We are in an historic labor shortage. Not only are people failing to apply for vacancies, they are turning jobs down, and leaving existing ones in droves. At the same time, hiring managers are working hard to improve diversity.
From perks aplenty to novel recruiting tactics, businesses of all kids are taking a multitude of approaches to fill immediate labor needs and long-term hiring goals. Here’s one that could help on both fronts: Drop the dress code.
Recently, a friend told me about asking her child to change their outfit for a college interview. She saw it as a classic dress-to-impress situation. In another conversation, that same friend described to me how pandemic-era casual attire was here to stay in her practice. During a staff meeting, her team universally agreed that dressing up for work was not essential. In fact, comfy clothes made work more pleasant and lowered the cost of working there.
These two distinct situations are intertwined in a revealing way: We still associate certain looks, attire, hair color and styles… with being “impressive,” “professional,” or fitting into a specific role. Finance? Pricey suit. Tech? Hoodie and stylish kicks. Female newscaster? Sheath dress and tidy bob. Teacher? No visible tattoos.
When I started out in publishing, earning a wage that required me to work part time as a bartender to afford to share a single room in New York, it was expected that I wear “professional attire” to work. For trust fund babies in similar entry level roles, this wasn’t a problem. For me, however, it didn’t just make the job (even more) financially challenging, it in no way reflected my personality. These conventions endure. And the lack of diversity in publishing and media causes coverage gaps along with issues in relating to, and serving the needs of, millions of Americans.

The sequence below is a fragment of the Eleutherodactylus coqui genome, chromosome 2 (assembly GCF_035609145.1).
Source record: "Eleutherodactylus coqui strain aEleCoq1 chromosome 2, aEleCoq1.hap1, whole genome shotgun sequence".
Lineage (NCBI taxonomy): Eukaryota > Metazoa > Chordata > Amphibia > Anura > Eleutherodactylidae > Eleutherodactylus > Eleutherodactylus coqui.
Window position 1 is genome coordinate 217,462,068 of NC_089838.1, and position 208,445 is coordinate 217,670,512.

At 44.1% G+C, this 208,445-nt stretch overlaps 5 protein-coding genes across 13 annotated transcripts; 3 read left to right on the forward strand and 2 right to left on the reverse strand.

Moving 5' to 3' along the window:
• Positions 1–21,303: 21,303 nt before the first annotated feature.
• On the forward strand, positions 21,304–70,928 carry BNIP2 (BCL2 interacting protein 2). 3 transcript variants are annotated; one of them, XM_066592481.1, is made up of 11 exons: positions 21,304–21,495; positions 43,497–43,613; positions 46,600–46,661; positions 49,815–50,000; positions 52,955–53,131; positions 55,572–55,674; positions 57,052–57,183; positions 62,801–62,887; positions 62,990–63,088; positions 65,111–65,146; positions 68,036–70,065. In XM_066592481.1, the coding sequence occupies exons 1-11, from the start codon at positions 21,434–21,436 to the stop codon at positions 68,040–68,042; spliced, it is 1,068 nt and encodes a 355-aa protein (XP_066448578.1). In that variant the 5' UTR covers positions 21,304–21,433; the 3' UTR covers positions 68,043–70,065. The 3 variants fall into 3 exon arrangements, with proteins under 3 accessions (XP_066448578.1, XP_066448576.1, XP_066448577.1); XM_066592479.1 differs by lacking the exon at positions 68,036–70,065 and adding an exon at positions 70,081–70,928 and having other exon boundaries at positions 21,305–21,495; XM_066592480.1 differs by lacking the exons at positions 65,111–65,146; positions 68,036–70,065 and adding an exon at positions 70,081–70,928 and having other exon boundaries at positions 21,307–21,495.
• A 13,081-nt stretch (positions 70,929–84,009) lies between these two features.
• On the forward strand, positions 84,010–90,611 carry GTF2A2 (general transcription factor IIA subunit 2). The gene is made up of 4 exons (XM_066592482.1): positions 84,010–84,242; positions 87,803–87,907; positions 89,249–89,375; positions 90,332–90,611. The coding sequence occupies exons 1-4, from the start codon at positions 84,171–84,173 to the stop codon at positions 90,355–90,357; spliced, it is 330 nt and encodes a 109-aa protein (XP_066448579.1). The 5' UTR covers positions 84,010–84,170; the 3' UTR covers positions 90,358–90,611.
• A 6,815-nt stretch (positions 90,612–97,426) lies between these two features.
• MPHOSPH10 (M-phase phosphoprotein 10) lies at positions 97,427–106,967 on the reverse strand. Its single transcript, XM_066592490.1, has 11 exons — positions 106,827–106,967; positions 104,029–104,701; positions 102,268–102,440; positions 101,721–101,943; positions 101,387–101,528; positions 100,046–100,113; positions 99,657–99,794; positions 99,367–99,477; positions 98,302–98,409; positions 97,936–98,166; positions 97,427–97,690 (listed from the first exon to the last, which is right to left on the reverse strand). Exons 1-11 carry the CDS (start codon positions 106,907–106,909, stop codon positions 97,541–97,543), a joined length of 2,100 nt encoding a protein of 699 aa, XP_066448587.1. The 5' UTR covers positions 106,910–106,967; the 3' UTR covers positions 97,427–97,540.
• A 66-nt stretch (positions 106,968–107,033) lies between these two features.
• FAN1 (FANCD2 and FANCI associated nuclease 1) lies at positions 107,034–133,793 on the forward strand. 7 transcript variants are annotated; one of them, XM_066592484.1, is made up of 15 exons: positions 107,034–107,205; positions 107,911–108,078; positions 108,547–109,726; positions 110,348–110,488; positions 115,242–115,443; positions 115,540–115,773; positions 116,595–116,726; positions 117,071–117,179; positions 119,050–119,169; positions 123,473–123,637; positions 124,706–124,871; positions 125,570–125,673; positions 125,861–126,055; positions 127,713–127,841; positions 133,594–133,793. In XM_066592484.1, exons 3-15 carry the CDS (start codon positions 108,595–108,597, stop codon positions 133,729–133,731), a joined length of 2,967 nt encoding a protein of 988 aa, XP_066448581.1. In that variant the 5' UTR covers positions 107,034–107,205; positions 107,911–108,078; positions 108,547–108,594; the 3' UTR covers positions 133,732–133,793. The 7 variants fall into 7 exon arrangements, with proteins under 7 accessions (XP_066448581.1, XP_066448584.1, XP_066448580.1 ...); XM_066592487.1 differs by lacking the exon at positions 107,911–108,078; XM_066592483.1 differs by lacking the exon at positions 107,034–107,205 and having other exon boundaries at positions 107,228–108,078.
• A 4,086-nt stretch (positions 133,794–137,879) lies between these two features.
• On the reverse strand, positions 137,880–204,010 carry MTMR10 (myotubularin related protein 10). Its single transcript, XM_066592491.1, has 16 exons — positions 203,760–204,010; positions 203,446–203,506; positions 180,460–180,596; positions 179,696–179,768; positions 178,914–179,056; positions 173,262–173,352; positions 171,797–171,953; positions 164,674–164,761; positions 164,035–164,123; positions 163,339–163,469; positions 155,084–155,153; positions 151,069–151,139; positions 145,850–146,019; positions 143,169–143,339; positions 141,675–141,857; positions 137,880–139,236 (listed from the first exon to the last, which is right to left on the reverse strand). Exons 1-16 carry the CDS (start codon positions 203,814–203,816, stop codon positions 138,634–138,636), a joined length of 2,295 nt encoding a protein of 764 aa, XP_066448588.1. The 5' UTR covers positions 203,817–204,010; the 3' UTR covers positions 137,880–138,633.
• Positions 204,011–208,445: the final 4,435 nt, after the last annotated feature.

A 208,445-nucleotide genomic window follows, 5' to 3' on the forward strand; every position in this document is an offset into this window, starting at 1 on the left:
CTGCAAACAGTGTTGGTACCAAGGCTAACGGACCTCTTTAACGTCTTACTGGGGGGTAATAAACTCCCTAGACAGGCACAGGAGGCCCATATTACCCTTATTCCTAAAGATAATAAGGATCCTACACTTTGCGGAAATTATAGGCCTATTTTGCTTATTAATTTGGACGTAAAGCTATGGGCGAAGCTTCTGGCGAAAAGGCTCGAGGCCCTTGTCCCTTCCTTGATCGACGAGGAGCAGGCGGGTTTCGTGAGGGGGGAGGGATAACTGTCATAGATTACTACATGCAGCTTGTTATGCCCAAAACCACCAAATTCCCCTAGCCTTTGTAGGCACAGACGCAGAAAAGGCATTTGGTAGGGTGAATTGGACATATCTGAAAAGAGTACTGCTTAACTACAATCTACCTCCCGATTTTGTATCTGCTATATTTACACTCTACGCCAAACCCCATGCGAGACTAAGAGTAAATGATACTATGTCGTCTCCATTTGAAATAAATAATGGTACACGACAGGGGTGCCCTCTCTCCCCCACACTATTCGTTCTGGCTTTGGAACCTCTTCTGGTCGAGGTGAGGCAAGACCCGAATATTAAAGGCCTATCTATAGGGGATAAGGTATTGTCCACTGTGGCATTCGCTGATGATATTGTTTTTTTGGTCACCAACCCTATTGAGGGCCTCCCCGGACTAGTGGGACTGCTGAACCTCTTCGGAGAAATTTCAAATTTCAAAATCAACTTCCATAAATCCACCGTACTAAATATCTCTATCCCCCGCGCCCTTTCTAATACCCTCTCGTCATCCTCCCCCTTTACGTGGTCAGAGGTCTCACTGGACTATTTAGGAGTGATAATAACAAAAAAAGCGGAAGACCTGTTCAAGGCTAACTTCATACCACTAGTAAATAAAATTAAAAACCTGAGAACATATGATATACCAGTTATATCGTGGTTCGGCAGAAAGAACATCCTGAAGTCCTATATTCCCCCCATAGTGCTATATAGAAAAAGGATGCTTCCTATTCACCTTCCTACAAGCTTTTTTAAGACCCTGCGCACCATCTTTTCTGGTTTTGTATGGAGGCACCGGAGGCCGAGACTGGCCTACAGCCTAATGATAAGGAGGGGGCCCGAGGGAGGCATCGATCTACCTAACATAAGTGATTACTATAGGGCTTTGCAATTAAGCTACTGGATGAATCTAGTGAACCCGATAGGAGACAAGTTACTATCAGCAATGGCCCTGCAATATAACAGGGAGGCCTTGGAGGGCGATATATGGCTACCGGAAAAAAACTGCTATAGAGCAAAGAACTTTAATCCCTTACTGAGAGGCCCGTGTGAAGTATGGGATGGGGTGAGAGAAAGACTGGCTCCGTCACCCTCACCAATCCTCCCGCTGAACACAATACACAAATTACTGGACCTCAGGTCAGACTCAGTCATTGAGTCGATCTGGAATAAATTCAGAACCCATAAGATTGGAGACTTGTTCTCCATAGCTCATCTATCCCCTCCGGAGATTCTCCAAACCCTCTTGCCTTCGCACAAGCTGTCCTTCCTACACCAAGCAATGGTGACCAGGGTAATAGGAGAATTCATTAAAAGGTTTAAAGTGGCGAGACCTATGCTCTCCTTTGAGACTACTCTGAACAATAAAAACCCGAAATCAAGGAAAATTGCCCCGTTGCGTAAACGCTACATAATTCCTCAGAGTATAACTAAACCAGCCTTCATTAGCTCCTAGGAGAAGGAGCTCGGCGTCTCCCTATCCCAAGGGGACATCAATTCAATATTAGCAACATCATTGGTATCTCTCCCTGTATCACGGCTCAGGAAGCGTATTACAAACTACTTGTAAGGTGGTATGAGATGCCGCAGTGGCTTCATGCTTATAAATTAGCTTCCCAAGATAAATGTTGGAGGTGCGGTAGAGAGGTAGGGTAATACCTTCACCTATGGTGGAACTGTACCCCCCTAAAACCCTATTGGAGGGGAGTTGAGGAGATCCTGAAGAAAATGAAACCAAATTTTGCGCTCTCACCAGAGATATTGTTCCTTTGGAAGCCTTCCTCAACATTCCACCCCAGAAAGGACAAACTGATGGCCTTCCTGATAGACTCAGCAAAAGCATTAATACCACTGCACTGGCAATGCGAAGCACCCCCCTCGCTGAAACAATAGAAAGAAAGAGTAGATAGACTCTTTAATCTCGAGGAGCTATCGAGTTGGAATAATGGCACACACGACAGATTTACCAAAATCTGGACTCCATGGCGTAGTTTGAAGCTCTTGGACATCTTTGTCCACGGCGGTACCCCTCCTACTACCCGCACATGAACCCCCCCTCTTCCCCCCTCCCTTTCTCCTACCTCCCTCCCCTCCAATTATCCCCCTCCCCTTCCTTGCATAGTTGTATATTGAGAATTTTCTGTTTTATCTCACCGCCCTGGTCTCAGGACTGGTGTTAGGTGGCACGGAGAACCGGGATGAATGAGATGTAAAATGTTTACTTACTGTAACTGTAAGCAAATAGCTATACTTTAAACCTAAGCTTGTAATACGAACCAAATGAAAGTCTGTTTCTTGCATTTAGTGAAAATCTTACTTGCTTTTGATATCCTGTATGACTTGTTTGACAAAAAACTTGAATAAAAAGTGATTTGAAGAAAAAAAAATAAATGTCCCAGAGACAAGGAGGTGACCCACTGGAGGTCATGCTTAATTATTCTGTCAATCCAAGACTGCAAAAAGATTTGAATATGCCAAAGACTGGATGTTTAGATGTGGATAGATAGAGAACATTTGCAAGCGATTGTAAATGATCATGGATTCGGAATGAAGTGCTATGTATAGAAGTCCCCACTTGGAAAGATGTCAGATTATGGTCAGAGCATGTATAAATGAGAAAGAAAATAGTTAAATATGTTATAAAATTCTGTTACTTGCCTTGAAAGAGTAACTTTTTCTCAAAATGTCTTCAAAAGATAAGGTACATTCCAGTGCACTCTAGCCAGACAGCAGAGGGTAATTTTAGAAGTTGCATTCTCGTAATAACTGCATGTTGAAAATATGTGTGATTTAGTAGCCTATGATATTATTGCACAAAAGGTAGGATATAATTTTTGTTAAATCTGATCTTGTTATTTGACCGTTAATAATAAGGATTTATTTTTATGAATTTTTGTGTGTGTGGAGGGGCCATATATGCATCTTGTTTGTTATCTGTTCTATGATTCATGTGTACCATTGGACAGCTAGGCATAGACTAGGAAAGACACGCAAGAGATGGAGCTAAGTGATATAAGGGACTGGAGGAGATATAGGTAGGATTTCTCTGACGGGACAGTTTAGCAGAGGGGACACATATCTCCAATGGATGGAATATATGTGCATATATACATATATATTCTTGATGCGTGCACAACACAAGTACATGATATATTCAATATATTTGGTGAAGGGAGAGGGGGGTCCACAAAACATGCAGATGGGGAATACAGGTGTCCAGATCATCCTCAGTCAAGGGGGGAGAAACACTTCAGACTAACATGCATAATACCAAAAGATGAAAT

Class is one of the less-discussed aspect of inclusion and equity. Americans are particularly offput by the very notion of class distinctions. However, the reality is that there are still companies — even entire industries — that hire from a very small pool of candidates. For example, as many as 80% of investment bank recruits are drawn from a small list of target schools. “Target schools” is code for elite universities dominated by the very wealthy. Thus, the cycle quietly perpetuates itself.
Certainly, it makes sense for any company struggling with a labor shortage to expand its list of recruitment-worthy universities. In fact, there are those who think it wise to forgo the expectation of college degrees altogether. But it also time we rethink the dress code as we address staffing goals.
NASA is an organization that’s worked hard to broaden its talent pool for decades. Its DEI efforts are wide ranging and impressive. However, a little-known example is that back in 2008, the NASA Jet Propulsion Laboratory issued a memo that said “We are eliminating the dress code. As long as it’s not going to offend somebody, feel free to be who you are.” Hair color, style, texture; tattoos; hoodies, khakis, pocket protectors, stilettos, and converse alike, the message was, “we want you to bring your personality to work.”
An organization synonymous with genius and innovation said it out loud: Everyone is welcome here. It may not be rocket science, but this was — and is — groundbreaking. Imagine if we normalized “be who you are” workplaces? What if students represented their truest selves in college interviews?
We’re seeing the pandemic’s workplace and work-life balance effects leave lasting imprints on our culture. Some believe that casual workplace attire will be one of these. But casual is not the sole marker of inclusive fashion. I encounter those who have never given any thought to whether the texture, color, or style of a person’s hair is indicative of their ability to perform a given profession. But when’s the last time you saw a newscaster sporting anything but the sleekest coiffure. Imagine the swaths of class and culture excluded from this club by virtue of hair alone.
Now look at the floor of the NYSE. Your kids’ athletic team. Your about us page.
Is the tacit message “conform or seek employment elsewhere”? That’s not very inviting. It also doesn’t seem like a place that will reap the benefits of diverse talent and perspectives. If ever there was a moment in time to drop the dress code, this is it. Open your doors, and your minds, to the fact that talent doesn’t have an appropriate hairstyle or outfit.
An angel investor recently told me that working in business was all about fitting inside a box. Entrepreneurship, he found, was all about thinking and being outside that box to inspire innovation. True talent can, and should, blow up the box of our conventions. It’s time, at last, to drop the dress code and hire for outcomes, not outfits.